This print is one of a pair of prints. It is by famed Japanese Artist Hiroshige or possibly one of the aprrentices also called Hiroshige. The print is framed with a red mat and a simple frame. The print is one of Hiroshige's typical scenes, with every day people trying to get things done in the rain. This was one of Hiroshiges strengths: he pictured life as he saw it at the time, including the weather and the way people reacted to it.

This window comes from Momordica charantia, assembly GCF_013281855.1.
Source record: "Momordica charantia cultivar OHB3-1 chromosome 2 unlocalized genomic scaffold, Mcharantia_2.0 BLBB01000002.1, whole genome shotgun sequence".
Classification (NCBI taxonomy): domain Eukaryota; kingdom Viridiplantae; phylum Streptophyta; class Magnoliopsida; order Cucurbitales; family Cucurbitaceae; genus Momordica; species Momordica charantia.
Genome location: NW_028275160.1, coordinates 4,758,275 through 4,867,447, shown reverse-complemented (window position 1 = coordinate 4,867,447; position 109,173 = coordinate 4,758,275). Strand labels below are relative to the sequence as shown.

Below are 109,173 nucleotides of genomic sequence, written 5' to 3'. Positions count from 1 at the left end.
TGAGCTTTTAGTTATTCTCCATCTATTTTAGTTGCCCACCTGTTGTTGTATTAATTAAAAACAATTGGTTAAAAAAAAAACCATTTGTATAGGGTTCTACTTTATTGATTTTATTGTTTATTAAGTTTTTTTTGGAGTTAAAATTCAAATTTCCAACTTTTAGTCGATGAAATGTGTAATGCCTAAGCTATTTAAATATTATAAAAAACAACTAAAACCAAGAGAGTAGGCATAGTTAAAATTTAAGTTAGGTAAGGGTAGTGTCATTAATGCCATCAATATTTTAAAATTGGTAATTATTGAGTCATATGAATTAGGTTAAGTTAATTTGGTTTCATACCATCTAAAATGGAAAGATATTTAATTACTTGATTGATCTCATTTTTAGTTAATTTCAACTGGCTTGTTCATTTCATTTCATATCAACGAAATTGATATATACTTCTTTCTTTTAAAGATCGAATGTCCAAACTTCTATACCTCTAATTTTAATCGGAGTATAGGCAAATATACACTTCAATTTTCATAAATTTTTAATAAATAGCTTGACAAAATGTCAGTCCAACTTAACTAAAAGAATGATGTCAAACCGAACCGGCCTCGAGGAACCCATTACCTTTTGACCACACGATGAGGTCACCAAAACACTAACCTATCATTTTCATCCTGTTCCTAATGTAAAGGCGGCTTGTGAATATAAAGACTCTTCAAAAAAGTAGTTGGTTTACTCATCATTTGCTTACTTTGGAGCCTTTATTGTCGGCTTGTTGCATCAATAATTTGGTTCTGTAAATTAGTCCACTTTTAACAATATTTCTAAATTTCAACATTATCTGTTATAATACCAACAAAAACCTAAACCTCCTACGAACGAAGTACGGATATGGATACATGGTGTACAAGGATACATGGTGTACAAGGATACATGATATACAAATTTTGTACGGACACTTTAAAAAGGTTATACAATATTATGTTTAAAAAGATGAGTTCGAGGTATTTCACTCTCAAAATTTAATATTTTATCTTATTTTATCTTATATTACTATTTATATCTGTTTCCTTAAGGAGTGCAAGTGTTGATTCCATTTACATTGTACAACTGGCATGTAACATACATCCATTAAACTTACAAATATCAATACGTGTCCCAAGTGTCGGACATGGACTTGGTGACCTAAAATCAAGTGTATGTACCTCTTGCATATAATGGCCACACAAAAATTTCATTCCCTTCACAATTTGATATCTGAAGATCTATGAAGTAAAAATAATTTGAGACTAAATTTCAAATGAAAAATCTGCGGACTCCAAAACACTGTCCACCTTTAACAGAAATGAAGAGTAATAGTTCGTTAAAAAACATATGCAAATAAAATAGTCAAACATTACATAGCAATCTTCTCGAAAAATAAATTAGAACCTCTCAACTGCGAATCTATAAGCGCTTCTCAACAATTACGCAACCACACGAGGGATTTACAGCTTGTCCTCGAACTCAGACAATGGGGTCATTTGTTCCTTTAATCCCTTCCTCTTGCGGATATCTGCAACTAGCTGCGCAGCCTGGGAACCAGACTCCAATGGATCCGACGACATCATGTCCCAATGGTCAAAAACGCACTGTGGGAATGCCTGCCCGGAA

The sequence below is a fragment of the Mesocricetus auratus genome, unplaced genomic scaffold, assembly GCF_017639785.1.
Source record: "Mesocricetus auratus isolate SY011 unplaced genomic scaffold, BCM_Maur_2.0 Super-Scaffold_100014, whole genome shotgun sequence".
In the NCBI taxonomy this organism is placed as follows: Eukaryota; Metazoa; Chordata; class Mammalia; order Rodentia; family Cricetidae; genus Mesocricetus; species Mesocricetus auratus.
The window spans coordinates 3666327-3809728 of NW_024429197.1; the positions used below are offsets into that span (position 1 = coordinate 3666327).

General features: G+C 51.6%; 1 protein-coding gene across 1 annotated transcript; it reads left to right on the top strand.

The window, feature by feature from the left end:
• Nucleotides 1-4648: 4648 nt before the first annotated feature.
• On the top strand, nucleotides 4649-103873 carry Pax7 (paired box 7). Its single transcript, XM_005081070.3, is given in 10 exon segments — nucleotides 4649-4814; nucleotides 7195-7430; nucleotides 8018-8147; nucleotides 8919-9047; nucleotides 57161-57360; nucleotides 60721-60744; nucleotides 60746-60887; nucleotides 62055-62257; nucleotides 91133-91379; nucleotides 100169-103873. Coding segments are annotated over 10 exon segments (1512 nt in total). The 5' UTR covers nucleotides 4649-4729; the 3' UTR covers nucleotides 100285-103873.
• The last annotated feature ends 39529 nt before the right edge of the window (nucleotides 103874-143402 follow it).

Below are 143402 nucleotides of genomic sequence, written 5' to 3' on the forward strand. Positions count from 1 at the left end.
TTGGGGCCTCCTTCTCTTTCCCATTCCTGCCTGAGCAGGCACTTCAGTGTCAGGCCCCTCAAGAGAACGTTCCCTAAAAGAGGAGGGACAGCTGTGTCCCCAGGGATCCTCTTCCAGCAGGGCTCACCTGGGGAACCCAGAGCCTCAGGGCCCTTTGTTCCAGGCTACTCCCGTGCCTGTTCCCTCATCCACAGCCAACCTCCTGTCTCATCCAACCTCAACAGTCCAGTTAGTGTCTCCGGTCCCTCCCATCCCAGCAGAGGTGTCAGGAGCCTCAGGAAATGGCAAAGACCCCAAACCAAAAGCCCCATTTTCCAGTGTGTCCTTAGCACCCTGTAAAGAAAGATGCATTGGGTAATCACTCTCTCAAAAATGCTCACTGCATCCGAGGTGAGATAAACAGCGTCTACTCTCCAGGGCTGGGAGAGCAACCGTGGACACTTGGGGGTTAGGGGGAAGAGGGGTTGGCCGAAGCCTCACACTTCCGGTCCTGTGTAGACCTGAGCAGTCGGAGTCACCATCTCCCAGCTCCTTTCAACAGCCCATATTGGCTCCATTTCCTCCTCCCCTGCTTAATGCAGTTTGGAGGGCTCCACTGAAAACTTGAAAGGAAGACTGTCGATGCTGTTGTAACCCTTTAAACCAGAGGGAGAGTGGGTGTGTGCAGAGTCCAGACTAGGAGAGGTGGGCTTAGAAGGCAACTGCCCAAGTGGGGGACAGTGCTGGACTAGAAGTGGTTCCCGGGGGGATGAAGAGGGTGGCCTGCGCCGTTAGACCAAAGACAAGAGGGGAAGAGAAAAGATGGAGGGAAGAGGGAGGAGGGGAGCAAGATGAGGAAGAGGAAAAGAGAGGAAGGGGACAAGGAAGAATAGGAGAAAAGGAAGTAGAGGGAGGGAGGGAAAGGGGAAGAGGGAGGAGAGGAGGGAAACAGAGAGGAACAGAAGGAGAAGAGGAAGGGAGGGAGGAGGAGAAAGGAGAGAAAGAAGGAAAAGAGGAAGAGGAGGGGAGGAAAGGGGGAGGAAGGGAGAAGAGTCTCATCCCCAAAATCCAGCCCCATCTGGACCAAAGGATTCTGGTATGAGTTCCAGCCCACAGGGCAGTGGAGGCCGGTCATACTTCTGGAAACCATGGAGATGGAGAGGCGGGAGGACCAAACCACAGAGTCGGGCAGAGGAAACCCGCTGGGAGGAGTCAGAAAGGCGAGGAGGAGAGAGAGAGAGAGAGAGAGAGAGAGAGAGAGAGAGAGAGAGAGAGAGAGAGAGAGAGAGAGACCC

Utagawa Hiroshige (歌川 広重?, 1797 – October 12, 1858) was a Japanese ukiyo-e artist, and one of the last great artists in that tradition. He was also referred to as Andō Hiroshige (安藤 広重) (an irregular combination of family name and art name) and by the art name of Ichiyūsai Hiroshige (一幽斎廣重) He dominated landscape printmaking with his unique brand of intimate, almost small-scale works compared against the older traditions of landscape painting descended from Chinese landscape painters such as Sesshu. The travel prints generally depict travelers along famous routes experiencing the special attractions of various stops along the way. They travel in the rain, in snow, and during all of the seasons. In 1856, working with the publisher Uoya Eikichi, he created a series of luxury edition prints, made with the finest printing techniques including true gradation of color, the addition of mica to lend a unique iridescent effect, embossing, fabric printing, blind printing, and the use of glue printing (wherein ink is mixed with glue for a glittery effect). One Hundred Famous Views of Edo (issued serially between 1856 and 1859) was immensely popular. The set was published posthumously and some prints had not been completed — he had created over 100 on his own, but two were added by Hiroshige II after his death. In terms of style, Hiroshige is especially noted for using unusual vantage points, seasonal allusions, and striking colors. He adapted Western principles of perspective and receding space to his own works in order to achieve a sense of realistic depth. In particular, he worked extensively within the realm of meisho-e (名所絵) pictures of famous places. During the Edo period, tourism was also booming, leading to increased popular interest in travel. Travel guides abounded, and towns appeared along routes such as the Tōkaidō, a road that connected Edo with Kyoto. In the midst of this burgeoning travel culture, Hiroshige drew upon his own travels, as well as tales of others' adventures, for inspiration in creating his landscapes. For example, in The Fifty-three Stations on the Tōkaidō (1833), he illustrates anecdotes from Travels on the Eastern Seaboard (東海道中膝栗毛 Tōkaidōchū Hizakurige, 1802–1809) by Jippensha Ikku, a comedy describing the adventures of two bumbling travelers as they make their way along the same road. He had two apprentices who also were called Hiroshige. Measurements are: Frame 18" by 14", sight size is 13" by 9".